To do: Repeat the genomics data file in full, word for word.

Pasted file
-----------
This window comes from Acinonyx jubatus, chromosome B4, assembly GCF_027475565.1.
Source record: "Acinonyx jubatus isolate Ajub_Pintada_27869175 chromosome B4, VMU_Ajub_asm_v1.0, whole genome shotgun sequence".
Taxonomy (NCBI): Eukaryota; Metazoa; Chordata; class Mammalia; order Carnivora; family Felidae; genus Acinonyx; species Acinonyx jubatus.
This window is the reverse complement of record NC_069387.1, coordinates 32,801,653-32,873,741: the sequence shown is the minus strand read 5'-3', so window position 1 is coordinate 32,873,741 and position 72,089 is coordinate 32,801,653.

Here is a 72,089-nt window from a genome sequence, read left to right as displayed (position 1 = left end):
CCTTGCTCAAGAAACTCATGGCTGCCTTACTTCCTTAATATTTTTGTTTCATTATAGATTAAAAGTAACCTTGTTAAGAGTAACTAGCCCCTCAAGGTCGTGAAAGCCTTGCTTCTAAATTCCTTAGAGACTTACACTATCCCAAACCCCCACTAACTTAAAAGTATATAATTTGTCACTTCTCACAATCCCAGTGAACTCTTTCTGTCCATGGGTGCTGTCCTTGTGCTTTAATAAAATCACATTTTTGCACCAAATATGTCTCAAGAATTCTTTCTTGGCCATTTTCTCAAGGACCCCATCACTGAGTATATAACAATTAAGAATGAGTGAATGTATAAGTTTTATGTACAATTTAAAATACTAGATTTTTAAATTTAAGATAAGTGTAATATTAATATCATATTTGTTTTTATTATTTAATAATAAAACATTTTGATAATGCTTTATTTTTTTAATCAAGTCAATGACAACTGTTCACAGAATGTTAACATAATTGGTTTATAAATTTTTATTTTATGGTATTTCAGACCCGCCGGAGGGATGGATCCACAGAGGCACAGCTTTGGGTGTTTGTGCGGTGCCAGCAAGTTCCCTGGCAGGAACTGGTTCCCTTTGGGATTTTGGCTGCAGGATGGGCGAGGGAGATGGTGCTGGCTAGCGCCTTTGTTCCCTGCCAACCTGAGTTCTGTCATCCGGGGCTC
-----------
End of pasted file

This window comes from Acinonyx jubatus, chromosome B4, assembly GCF_027475565.1.
Source record: "Acinonyx jubatus isolate Ajub_Pintada_27869175 chromosome B4, VMU_Ajub_asm_v1.0, whole genome shotgun sequence".
Taxonomy (NCBI): Eukaryota; Metazoa; Chordata; class Mammalia; order Carnivora; family Felidae; genus Acinonyx; species Acinonyx jubatus.
This window is the reverse complement of record NC_069387.1, coordinates 32,801,653-32,873,741: the sequence shown is the minus strand read 5'-3', so window position 1 is coordinate 32,873,741 and position 72,089 is coordinate 32,801,653.

Here is a 72,089-nt window from a genome sequence, read left to right as displayed (position 1 = left end):
CCTTGCTCAAGAAACTCATGGCTGCCTTACTTCCTTAATATTTTTGTTTCATTATAGATTAAAAGTAACCTTGTTAAGAGTAACTAGCCCCTCAAGGTCGTGAAAGCCTTGCTTCTAAATTCCTTAGAGACTTACACTATCCCAAACCCCCACTAACTTAAAAGTATATAATTTGTCACTTCTCACAATCCCAGTGAACTCTTTCTGTCCATGGGTGCTGTCCTTGTGCTTTAATAAAATCACATTTTTGCACCAAATATGTCTCAAGAATTCTTTCTTGGCCATTTTCTCAAGGACCCCATCACTGAGTATATAACAATTAAGAATGAGTGAATGTATAAGTTTTATGTACAATTTAAAATACTAGATTTTTAAATTTAAGATAAGTGTAATATTAATATCATATTTGTTTTTATTATTTAATAATAAAACATTTTGATAATGCTTTATTTTTTTAATCAAGTCAATGACAACTGTTCACAGAATGTTAACATAATTGGTTTATAAATTTTTATTTTATGGTATTTCAGACCCGCCGGAGGGATGGATCCACAGAGGCACAGCTTTGGGTGTTTGTGCGGTGCCAGCAAGTTCCCTGGCAGGAACTGGTTCCCTTTGGGATTTTGGCTGCAGGATGGGCGAGGGAGATGGTGCTGGCTAGCGCCTTTGTTCCCTGCCAACCTGAGTTCTGTCATCCGGGGCTC